As any team entering the LCS has over their head, the big question mark over all these teams is just how well will they do now that they’re at the big kids table of the LCS? Splyce did amazing during the CS, being probably the most dominant force there and making it in through the automatic promotion that Riot introduced (where the 10th place LCS team is automatically relegated, while the top CS series team is automatically promoted to the LCS.) But how will they fare against this new competitive EU LCS? It’s hard to say. They’re actually quite lucky in one regard over the other newcomers, in that they’ve largely all played together for quite some time. They know each other, and that’ll go a long way to (hopefully) having clear communications and good synergy. Talent-wise, the only notable players are Trashy in the Jungle, who was Jungler for now relegated Enemy eSports, and Nisbeth, the support player for also now relegated Meet Your Makers, which isn’t really telling of any greatness. What about G2 eSports, the eSports ‘club’ built by ex-SK Gaming Ocelote? Well, largely they became a farm team for many other organizations. They’ve had many players come and go, but their current roster, revolves around the hope of Emperor, their ADC from Korea and North America’s Team DragonKnights, and Kikis, their Top laner who played Jungler for Unicorns of Love, being able to make an impact. It’ll be interesting to see how this team does for communication, given the diverse languages within the team. But G2 has a steep uphill battle before them, and it’s questionable as to whether they’ll really leave a mark in the EU LCS.

Last, but certainly not least, is Team Vitality, who get their own paragraph because I think they are the newcomer team to look out for. While Roccat were able to snag notable players for each of their positions, Vitality were able to do so and then some. They grabbed Cabochard for their top lane, a consistent threat on the old Gambit lineup. Next is Shook, the very storied Dutchman whose bounced between Copenhagen Wolves, Alliance-Elements, then Copenhagen Wolves, and now Vitality, making great impacts on each team (as much as can be said for some of them.) Nukeduck holds down the mid lane, who’s also been a European standard and has been slated as the potential-ridden midlane, always expected to do big but never quite making it there. Lastly, and I think this is really the strongest point, is the duo lane taken directly from H2K gaming, in Hjarnan and Kasing. H2K was Europe’s third seed going into Worlds, and while they didn’t overly impress many, that’s still something. It’s all going to come down to how this team actually performs though. Talent is one thing, but League is a team oriented game still, and communication and synergy are not just buzzwords. While on paper they look like the strongest ‘new’ team, this has to translate onto the stage.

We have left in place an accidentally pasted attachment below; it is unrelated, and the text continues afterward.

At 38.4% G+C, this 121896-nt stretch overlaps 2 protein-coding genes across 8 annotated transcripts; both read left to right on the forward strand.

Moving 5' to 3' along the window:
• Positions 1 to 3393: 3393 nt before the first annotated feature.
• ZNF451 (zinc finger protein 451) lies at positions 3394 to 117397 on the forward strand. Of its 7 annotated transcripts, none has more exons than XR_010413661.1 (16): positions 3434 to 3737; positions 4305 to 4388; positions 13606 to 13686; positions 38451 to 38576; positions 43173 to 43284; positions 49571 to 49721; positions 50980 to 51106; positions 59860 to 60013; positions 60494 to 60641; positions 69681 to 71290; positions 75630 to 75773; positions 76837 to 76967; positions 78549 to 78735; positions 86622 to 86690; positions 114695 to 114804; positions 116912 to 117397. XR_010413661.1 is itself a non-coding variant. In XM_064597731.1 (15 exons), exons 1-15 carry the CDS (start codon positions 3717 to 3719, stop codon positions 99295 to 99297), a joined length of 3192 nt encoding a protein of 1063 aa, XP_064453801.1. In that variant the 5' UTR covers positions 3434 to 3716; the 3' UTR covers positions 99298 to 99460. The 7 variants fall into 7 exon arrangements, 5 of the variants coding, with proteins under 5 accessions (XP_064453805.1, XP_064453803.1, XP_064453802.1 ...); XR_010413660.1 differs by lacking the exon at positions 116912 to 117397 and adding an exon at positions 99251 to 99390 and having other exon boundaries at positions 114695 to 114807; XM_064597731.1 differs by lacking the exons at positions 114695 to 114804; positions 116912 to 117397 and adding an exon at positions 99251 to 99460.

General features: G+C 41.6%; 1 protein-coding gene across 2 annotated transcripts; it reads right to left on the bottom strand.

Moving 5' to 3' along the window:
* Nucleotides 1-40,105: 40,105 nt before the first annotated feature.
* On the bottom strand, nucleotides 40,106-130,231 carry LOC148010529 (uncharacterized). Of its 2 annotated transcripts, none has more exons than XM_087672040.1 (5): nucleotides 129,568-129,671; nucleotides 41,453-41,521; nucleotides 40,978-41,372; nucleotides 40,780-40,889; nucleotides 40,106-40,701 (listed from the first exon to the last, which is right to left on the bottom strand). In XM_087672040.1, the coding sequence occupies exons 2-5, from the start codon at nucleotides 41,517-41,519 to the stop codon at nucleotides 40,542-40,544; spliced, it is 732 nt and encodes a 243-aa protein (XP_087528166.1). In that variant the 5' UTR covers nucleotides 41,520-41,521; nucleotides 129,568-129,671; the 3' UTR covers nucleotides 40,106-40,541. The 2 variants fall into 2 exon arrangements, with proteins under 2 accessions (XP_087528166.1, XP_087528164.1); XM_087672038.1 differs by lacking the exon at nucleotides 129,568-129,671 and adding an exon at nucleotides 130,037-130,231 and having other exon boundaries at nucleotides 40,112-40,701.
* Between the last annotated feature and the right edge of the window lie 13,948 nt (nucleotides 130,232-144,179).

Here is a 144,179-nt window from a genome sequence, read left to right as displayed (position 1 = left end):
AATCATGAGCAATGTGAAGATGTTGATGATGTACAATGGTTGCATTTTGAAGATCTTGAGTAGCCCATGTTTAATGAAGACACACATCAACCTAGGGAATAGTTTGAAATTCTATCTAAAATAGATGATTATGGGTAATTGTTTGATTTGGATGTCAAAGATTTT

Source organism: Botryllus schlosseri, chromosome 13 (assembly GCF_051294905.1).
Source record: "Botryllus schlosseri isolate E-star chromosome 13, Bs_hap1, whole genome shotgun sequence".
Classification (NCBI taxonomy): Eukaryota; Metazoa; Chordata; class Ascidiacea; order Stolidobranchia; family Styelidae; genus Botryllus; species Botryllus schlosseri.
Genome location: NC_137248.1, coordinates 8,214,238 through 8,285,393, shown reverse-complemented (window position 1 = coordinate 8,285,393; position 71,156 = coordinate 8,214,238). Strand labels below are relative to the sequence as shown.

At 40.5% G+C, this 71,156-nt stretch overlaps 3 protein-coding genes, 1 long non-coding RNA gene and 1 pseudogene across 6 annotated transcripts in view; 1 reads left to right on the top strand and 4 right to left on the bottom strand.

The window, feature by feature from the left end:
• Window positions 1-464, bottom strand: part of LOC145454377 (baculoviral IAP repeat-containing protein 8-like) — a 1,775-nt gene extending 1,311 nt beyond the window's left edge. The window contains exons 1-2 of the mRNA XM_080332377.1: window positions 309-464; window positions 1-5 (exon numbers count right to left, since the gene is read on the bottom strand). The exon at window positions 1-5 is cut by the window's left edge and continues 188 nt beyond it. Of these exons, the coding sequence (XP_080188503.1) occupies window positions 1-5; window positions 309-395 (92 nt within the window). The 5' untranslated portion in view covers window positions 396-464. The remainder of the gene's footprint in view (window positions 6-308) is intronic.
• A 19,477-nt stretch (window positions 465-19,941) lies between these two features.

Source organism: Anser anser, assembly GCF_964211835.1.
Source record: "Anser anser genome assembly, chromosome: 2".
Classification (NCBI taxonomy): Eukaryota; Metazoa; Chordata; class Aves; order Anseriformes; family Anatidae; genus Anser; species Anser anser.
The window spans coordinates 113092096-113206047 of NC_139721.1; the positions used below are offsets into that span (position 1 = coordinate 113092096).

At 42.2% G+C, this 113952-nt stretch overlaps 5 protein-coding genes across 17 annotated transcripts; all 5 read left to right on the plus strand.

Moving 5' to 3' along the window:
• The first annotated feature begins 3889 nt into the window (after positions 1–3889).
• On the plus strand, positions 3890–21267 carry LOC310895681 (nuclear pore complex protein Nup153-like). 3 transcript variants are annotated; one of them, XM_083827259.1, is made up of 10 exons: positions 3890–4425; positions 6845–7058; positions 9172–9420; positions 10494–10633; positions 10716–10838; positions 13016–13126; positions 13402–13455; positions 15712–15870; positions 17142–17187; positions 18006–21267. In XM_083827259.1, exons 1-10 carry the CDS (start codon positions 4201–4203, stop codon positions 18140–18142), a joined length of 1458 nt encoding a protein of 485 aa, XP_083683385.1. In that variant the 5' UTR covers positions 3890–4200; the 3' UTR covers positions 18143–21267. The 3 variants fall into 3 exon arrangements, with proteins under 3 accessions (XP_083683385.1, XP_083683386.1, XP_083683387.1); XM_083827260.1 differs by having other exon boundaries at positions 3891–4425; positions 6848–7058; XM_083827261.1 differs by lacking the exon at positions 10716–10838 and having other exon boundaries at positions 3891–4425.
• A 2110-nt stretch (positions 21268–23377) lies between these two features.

FORG1VEN to lead another team to glory or to mediocrity? Horrible Photoshop intended.

FORG1VEN to lead another team to glory or to mediocrity? Horrible Photoshop intended.

H2K: Can they keep their top three status?

 

H2K was another example of Europe’s upstart nature, coming out of CS and into quite a strong position within the LCS and eventually making it to Worlds. They were strong before, but I can’t help but feel they’re both in a better and worse position this split. The good? They got FORG1VEN. Anyone who followed SK Gaming in the Spring Split last year knows this is BY FAR the biggest pickup in the offseason for Europe. He is good, really good, and if he can learn to cooperate with his teammates in H2K they can easily retain their third spot position (dropping maybe to fourth at times.) The bad? Well, Europe’s gotten a lot more competitive too, even with the loss of some major talent, and as good as FORG1VEN is he is also… a difficult player to have on a team. FORG1VEN is a definite improvement on pretty much any ADC in Europe, but he is also just as difficult to have on a team as it is to not have him on your team. The storyline of H2K is really going to revolve around their botlane, and whether the veteran in VandeR can keep him both satisfied as a Support and reign him in when needed. The dynamic of H2K will either make or break them as a top team in EU LCS, and the Spring Split is going to be when all eyes are watching them on which it’s going to be.

ANOTHER European Exodus. Courtesy of na.lolesports.com

ANOTHER European Exodus. Courtesy of na.lolesports.com

European Talent Exodus

 

European exports to NA aren’t much of news, it’s happened before and made huge impacts, like the move for Bjergsen, and also made very small difference, think Evil Geniuses. This time, however, it’s been quite an exodus. Europe lost Huni and Reignover to newly minted Team Immortals in NA. As if that wasn’t hard enough for EU fans, they lost Yellowstar, the jewel of Europe, to TSM and Svenskeren also to TSM. Surely things couldn’t be worse? Well, then they lost Froggen to Echo Fox a new start up team, and then SmittyJ (arguably less of a hit, but one nonetheless,) to Dignitas. It’s all a bitter pill to swallow, having also seen Alex Ich leave to help form Renegades in NA, alongside Jensen, ex-INCARNATI0N, who joined the then struggling Cloud 9 team.

This storyline is kind of twofold to follow. First, the question most pertinent here is whether Europe can recover. Those who caught the EU LCS trailer know that this is going to be a big storyline there. Europe’s been here before, goes the trailer, they’ve been doubted before, but they’ve always come out of it stronger than before. One of EU’s greatest hopes, in Origen, is still fully intact from this exodus. Fnatic’s rebuilt itself before with less. Heck, EU can even claim to have fully imported something from NA in Safir for G2. But the question could also be rephrased less harshly: not whether Europe will ‘recover,’ but how Europe will show it is still one of the most dominant regions in the world. The second side of this coin? Well, it’s whether these Europe imports will affect NA’s LCS. Bjergsen’s rightfully so considered to have kept TSM afloat and relevant since he joined. He’s the strongest mid laner in the region, at least for now. But then Dexter, CLG’s old Jungler, didn’t seem to have such a lasting legacy for CLG. Then there’s also the story of Evil Geniuses, failed import and eventual dissolution. Jensen ultimately was good for Cloud 9, but when he joined many doubted him a worthy heir to Hai’s throne. TSM’s also known no end of ‘failed’ European junglers too. So the question for NA fans is this: will these injected Europeans make an impact to a region that showed such promise going into Worlds but ultimately fell flat on their faces? As with all our storylines here, only time will tell.